CPD hours are applicable for Australian and New Zealand dietitians.
Wholegrains contain complex carbohydrates – starch and dietary fibre – which benefit human health through various mechanisms including faecal bulking and gut fermentation. Dietary fibre consists principally of non-starch polysaccharides (NSP) which cannot be digested in the small intestine and passes into the large bowel. Modern refined foods are low in fibre and population studies show that greater fibre consumption lowers diet-related disease risk. However, data are inconsistent and in the Australia, where fibre consumption is moderate-to-acceptable in relation to dietary fibre intake recommendations, colorectal cancer remains high.
In the large bowel, resistant starch (RS) is fermented to short-chain-fatty-acids (SCFAs) by the microbiata. The main SCFAs are acetate, propionate and butyrate. SCFA improve gut health via various mechanisms, including decreasing colonic pH and providing substrate to colonic cells. Butyrate is particularly important for large bowel integrity. RS levels are very low in western diets, which leaves the large bowel microbiota ‘hungry’ for fermentable fibre. It is suggested that diet-related bowel diseases may be due to SCFA deficiency, stemming largely from inadequate fermentable fibre and RS intakes. Of course, increasing whole grain intake has been shown to be protective, across a range of chronic lifestyle mediated disease conditions.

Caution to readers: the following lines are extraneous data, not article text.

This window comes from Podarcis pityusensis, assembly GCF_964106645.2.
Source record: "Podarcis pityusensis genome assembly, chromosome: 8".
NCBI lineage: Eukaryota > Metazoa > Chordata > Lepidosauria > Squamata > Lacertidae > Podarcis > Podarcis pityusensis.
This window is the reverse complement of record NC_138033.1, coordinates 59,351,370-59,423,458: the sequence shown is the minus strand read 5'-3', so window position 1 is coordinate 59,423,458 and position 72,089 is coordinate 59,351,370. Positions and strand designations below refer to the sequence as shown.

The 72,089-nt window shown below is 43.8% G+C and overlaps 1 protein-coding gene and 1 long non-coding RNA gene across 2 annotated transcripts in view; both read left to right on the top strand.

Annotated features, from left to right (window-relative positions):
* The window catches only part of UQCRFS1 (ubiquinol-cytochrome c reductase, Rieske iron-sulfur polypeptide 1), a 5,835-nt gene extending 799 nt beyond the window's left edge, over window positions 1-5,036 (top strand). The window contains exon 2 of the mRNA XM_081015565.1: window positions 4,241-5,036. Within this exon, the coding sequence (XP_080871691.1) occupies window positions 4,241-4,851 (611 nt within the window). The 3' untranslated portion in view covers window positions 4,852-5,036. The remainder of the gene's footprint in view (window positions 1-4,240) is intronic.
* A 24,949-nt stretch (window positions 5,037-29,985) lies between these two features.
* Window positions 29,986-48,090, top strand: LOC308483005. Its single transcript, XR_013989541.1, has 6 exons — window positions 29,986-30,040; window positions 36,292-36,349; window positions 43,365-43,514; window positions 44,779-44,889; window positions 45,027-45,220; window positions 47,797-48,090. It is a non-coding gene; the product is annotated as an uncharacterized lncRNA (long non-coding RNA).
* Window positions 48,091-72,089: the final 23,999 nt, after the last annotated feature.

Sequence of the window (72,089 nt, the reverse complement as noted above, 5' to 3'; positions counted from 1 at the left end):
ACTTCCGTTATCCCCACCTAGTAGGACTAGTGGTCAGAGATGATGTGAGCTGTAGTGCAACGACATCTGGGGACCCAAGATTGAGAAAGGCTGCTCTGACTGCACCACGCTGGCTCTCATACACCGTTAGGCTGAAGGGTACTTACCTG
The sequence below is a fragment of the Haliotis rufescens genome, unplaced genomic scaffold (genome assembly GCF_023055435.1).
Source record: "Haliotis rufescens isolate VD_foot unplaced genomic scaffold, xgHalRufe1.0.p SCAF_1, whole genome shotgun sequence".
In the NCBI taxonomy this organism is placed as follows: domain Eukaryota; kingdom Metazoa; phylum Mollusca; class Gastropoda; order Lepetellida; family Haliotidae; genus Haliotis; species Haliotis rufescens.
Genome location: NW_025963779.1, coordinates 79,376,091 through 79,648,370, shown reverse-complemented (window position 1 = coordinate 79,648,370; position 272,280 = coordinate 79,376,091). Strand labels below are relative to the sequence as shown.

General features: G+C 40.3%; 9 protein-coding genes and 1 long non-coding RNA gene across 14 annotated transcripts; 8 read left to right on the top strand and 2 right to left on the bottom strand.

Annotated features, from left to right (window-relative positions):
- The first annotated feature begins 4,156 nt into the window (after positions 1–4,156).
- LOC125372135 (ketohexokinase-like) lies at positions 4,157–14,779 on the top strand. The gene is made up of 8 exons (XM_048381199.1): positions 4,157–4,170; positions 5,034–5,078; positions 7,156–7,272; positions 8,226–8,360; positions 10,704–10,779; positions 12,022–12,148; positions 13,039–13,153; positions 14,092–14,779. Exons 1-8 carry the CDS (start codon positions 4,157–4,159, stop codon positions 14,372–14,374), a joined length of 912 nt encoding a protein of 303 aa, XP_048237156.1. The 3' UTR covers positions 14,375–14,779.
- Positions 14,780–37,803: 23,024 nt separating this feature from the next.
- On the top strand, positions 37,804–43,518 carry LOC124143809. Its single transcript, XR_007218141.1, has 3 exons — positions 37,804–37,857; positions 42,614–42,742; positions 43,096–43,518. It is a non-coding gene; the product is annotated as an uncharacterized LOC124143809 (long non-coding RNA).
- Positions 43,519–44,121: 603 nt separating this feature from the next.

Dietary prebiotics are defined as “selectively fermented ingredients that result in specific changes in the composition and/or activity of the gastrointestinal microbiota, thus conferring benefit(s) upon host health”. Examples of foods rich in dietary prebiotic fibre include Barley+, legumes and lentils, sorghum, onions, garlic, leek and asparagus. Dietary prebiotics provide substrate for the gut microbiota and subsequently can change the composition and activity of resident gut microbiota. This in turn appears to have knock on ‘gut health’ benefits.
1. Define and discuss a variety of fibre types (fermentable fibres like resistant starch), as distinguished from insoluble fibres (roughage-type-fibre) and soluble fibres
- List food sources of the various fibre types
- Understand differences in metabolism of highly refined processed CHO versus minimally refined /processed CHO
- Understand the major functions of Fermentable Fibres, Insoluble Fibres and Poorly Fermented Soluble Fibers (e.g. beta-glucan, psyllium)
- Note differences in metabolism/excretion of the various fibre types
2. Discuss function & relative importance of the diverse fibre types, in relation to:
- Immune system & gut health/CRC risk reduction
- Weight, mental health/mood, etc.
Participants will also be able to:
- Apply research/evidence-based findings in the area to improve practice, service delivery, and health and nutrition of clients; and
- Integrate new knowledge and skills obtained during this webinar into practice.
About the presenter:
This webinar is supported by
- Presented By
- Dr Joanna McMillan